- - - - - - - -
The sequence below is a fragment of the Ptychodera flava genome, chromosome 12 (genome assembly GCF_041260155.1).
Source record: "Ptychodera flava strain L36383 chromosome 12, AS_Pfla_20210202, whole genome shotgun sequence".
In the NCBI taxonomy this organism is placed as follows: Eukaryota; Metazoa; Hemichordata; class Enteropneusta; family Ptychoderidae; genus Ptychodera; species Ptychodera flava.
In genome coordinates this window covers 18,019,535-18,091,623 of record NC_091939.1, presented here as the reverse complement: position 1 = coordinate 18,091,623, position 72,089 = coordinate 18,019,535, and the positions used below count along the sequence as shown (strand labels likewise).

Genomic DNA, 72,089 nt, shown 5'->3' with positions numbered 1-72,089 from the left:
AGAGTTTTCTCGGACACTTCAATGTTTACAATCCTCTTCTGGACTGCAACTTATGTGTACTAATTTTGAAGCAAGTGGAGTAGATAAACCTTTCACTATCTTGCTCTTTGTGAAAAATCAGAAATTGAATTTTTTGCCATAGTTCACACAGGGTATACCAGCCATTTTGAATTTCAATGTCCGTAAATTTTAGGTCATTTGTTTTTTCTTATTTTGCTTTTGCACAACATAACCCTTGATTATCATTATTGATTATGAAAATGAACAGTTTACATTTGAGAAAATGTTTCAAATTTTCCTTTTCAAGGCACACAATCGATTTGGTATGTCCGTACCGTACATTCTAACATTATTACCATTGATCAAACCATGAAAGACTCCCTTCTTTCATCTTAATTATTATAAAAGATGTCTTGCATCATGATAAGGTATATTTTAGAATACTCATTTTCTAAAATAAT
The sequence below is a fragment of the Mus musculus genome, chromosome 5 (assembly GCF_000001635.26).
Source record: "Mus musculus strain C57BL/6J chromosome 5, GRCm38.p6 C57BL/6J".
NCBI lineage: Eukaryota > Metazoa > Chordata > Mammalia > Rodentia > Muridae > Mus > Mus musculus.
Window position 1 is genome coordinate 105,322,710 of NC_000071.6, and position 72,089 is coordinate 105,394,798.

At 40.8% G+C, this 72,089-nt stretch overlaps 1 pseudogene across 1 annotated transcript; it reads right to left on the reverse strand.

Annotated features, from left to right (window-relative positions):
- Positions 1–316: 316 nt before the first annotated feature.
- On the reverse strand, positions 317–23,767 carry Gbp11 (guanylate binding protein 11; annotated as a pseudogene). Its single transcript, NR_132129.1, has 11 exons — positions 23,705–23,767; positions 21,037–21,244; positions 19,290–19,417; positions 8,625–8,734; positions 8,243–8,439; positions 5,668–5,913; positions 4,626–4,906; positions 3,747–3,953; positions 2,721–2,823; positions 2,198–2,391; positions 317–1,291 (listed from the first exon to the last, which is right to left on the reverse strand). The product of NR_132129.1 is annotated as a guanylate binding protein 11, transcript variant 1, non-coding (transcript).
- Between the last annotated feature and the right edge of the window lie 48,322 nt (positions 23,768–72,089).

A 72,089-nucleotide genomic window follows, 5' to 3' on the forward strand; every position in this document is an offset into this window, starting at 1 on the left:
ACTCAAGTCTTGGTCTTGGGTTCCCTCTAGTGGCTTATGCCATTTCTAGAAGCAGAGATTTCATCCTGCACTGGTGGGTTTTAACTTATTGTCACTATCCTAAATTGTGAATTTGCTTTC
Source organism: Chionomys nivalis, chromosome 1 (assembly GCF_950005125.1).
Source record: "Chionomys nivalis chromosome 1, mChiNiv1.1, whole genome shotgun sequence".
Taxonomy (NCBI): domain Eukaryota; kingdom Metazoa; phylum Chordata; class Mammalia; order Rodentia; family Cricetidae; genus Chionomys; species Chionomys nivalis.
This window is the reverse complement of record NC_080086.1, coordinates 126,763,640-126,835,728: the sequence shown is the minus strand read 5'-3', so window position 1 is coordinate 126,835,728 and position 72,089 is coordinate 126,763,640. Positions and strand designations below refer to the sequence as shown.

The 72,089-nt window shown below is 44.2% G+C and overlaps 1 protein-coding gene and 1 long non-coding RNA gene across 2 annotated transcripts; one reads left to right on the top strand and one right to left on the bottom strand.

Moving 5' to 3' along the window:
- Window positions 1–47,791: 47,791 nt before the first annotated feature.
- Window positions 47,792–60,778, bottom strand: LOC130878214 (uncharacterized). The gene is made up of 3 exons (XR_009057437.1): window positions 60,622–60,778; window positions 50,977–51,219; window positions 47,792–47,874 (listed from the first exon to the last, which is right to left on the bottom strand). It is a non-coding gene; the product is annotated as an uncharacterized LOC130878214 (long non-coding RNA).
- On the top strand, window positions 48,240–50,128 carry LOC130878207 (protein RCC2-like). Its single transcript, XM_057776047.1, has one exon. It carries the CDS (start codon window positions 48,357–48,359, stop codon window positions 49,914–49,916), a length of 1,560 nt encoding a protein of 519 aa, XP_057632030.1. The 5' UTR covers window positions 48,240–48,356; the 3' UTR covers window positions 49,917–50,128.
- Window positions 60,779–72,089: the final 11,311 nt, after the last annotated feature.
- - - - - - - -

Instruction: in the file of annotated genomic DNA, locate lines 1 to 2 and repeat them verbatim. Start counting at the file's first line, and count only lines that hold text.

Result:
The sequence below is a fragment of the Ptychodera flava genome, chromosome 12 (genome assembly GCF_041260155.1).
Source record: "Ptychodera flava strain L36383 chromosome 12, AS_Pfla_20210202, whole genome shotgun sequence".